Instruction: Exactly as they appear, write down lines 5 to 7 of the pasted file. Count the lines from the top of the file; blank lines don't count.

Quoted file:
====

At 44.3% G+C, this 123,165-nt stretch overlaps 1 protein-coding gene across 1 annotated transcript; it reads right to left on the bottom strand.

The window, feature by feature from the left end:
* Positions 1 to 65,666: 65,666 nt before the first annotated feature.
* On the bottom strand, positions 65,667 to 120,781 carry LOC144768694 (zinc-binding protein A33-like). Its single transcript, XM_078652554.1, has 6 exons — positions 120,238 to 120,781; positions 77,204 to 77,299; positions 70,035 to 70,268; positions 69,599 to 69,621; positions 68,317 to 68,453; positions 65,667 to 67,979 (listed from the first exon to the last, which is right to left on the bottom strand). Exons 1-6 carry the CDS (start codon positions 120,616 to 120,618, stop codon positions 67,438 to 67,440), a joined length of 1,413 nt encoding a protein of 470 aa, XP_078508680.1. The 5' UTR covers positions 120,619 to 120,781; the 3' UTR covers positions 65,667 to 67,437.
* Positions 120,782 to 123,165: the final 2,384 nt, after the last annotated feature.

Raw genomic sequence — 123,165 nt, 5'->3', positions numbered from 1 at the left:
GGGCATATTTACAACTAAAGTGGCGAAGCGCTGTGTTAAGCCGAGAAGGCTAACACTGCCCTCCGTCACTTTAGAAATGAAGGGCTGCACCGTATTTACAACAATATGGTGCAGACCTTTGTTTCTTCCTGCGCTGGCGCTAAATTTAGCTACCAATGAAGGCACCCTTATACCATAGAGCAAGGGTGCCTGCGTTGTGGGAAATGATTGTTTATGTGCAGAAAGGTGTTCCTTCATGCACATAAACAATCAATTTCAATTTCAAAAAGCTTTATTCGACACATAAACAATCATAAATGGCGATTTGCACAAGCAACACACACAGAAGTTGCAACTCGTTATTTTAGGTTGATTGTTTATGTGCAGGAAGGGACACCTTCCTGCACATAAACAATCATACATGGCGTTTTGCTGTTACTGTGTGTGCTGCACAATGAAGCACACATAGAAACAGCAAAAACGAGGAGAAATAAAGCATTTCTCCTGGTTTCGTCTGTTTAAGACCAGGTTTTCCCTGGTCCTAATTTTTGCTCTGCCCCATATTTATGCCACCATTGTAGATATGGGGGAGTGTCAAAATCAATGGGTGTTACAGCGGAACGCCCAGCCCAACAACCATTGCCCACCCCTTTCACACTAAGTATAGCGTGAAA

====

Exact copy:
* Positions 120,782 to 123,165: the final 2,384 nt, after the last annotated feature.

Raw genomic sequence — 123,165 nt, 5'->3', positions numbered from 1 at the left:
GGGCATATTTACAACTAAAGTGGCGAAGCGCTGTGTTAAGCCGAGAAGGCTAACACTGCCCTCCGTCACTTTAGAAATGAAGGGCTGCACCGTATTTACAACAATATGGTGCAGACCTTTGTTTCTTCCTGCGCTGGCGCTAAATTTAGCTACCAATGAAGGCACCCTTATACCATAGAGCAAGGGTGCCTGCGTTGTGGGAAATGATTGTTTATGTGCAGAAAGGTGTTCCTTCATGCACATAAACAATCAATTTCAATTTCAAAAAGCTTTATTCGACACATAAACAATCATAAATGGCGATTTGCACAAGCAACACACACAGAAGTTGCAACTCGTTATTTTAGGTTGATTGTTTATGTGCAGGAAGGGACACCTTCCTGCACATAAACAATCATACATGGCGTTTTGCTGTTACTGTGTGTGCTGCACAATGAAGCACACATAGAAACAGCAAAAACGAGGAGAAATAAAGCATTTCTCCTGGTTTCGTCTGTTTAAGACCAGGTTTTCCCTGGTCCTAATTTTTGCTCTGCCCCATATTTATGCCACCATTGTAGATATGGGGGAGTGTCAAAATCAATGGGTGTTACAGCGGAACGCCCAGCCCAACAACCATTGCCCACCCCTTTCACACTAAGTATAGCGTGAAA